Sorry, I just had a moment of process panic…  We all approach a book differently. I start with characters and a situation. These people pop into my head, nattering at each other, and they keep getting stronger and demanding that I listen, so I start taking notes.

I try really hard to define their characters, their motives, their goals, their flaws, all that good stuff, before I start writing. And the best way to develop conflict, for me, is to look at that list of traits and goals and see where one character opposes the other. He’s an astronomer…she’s an astrologer. How could that go wrong? He’s building telescopes and gazing at the stars…she’s drawing zodiac charts and telling him he’s going to die. Cheerful little devil, isn’t she? (That's Magic in the Stars, coming out March 29, 2016)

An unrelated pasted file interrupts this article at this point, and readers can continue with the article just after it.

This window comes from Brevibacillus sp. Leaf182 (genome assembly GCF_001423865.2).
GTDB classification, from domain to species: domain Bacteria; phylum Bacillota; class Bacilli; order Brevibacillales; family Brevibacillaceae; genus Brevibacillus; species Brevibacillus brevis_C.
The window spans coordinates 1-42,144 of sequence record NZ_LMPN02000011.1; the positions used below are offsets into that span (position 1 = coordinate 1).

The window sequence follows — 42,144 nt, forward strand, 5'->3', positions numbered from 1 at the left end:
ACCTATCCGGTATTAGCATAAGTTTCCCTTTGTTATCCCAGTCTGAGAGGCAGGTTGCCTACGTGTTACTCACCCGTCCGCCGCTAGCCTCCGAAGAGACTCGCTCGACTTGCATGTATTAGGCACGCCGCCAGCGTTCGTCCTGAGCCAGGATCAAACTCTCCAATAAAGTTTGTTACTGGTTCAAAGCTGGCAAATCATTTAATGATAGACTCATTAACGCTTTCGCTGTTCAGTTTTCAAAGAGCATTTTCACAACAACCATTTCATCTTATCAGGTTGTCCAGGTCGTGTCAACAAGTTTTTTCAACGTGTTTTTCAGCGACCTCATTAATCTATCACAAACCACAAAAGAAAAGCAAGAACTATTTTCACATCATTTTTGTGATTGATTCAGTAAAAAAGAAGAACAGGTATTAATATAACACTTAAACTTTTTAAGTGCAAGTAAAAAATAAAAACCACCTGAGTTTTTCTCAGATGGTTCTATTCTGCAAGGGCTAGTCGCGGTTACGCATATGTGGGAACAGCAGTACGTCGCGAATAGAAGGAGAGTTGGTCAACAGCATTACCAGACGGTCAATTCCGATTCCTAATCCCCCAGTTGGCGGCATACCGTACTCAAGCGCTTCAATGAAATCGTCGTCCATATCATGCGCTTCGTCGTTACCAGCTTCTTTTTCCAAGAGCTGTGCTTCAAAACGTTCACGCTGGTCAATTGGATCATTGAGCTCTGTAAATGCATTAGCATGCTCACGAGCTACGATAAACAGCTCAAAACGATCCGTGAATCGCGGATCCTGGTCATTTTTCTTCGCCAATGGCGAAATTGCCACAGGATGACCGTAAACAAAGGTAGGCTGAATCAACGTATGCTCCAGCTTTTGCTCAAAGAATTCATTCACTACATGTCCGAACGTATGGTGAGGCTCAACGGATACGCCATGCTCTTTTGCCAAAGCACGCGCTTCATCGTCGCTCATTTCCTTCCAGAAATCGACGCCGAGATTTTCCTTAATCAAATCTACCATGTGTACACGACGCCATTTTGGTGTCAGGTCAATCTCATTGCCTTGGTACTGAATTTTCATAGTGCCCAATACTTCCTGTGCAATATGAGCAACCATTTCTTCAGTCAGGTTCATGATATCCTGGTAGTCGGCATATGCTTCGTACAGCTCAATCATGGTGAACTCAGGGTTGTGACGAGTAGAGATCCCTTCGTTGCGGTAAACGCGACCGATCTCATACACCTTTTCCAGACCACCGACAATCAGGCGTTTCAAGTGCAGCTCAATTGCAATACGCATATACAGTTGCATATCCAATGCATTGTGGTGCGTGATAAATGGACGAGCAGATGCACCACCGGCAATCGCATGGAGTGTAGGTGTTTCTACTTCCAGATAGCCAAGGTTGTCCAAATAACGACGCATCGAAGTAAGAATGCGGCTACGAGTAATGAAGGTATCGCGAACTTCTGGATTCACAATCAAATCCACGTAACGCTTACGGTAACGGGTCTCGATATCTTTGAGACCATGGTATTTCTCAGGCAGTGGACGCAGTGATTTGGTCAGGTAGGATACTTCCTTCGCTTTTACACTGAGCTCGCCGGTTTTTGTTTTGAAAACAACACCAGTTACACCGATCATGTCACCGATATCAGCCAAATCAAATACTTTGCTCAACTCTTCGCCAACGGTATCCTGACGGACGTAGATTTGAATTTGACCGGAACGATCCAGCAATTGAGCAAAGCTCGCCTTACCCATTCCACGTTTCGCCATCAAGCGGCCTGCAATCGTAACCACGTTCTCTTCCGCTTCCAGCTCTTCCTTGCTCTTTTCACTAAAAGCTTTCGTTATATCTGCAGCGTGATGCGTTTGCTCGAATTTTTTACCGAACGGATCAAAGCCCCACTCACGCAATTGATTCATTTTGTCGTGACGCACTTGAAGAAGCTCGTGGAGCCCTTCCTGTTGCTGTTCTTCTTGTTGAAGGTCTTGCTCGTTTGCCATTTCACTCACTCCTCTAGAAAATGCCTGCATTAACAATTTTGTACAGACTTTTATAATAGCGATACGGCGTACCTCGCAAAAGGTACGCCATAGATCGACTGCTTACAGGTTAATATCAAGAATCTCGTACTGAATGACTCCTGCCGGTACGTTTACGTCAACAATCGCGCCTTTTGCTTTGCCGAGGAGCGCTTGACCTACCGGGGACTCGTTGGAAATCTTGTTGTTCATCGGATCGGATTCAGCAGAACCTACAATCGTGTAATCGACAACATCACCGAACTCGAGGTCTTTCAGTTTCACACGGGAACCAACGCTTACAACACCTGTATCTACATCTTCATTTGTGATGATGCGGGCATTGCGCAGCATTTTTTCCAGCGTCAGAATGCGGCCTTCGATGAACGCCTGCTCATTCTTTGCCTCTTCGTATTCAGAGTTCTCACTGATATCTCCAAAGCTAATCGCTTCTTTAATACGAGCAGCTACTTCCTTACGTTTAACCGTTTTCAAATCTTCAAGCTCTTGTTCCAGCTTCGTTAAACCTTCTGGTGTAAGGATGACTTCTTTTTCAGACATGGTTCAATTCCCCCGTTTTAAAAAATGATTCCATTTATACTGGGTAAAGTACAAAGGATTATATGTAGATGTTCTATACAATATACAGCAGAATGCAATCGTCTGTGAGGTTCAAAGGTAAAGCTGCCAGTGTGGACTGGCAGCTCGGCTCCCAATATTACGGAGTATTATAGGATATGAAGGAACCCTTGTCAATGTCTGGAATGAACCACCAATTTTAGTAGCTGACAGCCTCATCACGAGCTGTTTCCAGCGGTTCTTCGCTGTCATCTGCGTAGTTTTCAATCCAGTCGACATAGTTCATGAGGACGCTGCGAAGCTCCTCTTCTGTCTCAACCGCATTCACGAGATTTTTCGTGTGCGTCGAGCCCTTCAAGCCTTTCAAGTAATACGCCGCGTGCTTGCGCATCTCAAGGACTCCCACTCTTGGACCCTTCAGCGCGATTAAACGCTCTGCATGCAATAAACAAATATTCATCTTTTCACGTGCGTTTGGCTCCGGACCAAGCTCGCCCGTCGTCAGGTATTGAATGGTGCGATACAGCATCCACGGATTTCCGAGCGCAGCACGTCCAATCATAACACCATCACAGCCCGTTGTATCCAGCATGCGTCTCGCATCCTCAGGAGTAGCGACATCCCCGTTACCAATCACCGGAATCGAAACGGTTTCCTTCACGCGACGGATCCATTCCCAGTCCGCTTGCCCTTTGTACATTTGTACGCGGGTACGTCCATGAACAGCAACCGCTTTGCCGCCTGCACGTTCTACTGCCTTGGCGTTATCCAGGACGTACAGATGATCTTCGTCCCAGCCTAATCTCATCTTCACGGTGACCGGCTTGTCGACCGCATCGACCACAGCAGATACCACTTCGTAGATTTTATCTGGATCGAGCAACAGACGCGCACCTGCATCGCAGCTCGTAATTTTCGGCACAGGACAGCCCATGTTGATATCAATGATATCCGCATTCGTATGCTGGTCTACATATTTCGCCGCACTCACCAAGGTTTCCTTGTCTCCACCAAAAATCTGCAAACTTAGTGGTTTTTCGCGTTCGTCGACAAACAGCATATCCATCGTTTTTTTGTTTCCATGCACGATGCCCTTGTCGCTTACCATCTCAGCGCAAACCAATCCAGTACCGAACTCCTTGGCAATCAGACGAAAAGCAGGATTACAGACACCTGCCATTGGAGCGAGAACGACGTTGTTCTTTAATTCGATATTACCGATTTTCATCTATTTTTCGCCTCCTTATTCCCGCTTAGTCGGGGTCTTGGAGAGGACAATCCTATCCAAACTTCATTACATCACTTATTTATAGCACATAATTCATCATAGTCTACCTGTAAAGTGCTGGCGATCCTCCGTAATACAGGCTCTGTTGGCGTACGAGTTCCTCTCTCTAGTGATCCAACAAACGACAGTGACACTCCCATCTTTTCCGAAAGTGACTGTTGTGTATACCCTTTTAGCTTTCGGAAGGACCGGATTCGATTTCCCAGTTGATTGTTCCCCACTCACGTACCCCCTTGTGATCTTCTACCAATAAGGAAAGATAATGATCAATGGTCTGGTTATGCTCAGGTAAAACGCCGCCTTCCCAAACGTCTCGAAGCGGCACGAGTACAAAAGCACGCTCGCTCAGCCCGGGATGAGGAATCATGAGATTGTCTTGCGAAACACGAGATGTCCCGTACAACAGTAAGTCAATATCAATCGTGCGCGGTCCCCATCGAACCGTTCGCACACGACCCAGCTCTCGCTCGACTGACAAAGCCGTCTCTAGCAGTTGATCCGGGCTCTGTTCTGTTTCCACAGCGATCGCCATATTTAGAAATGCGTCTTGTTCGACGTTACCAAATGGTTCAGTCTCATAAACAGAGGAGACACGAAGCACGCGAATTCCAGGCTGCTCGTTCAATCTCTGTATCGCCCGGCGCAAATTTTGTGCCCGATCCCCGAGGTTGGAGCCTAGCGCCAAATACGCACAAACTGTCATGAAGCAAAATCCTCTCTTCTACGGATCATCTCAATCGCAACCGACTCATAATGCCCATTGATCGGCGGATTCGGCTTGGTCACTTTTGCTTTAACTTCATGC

And somewhere thereafter, they’re off and running and I just let them go. I’m not saying I advise listening to those voices in your head, mind you. Because that’s just crazy. <G>


Cara has a somewhat similar approach to mapping out the conflict of a story.

She says: Scandalously yours

For me, conflict comes in two elemental forms, and I like to think of it with a Regency metaphor—the plot is like steel, and the characters are like flint, striking against the steel to set off sparks.  It’s the internal conflict of the hero and heroine that heats up the story. How they overcome doubts, fears, or whatever challenge stands in the way of achieving happiness is what makes us keep turning the pages.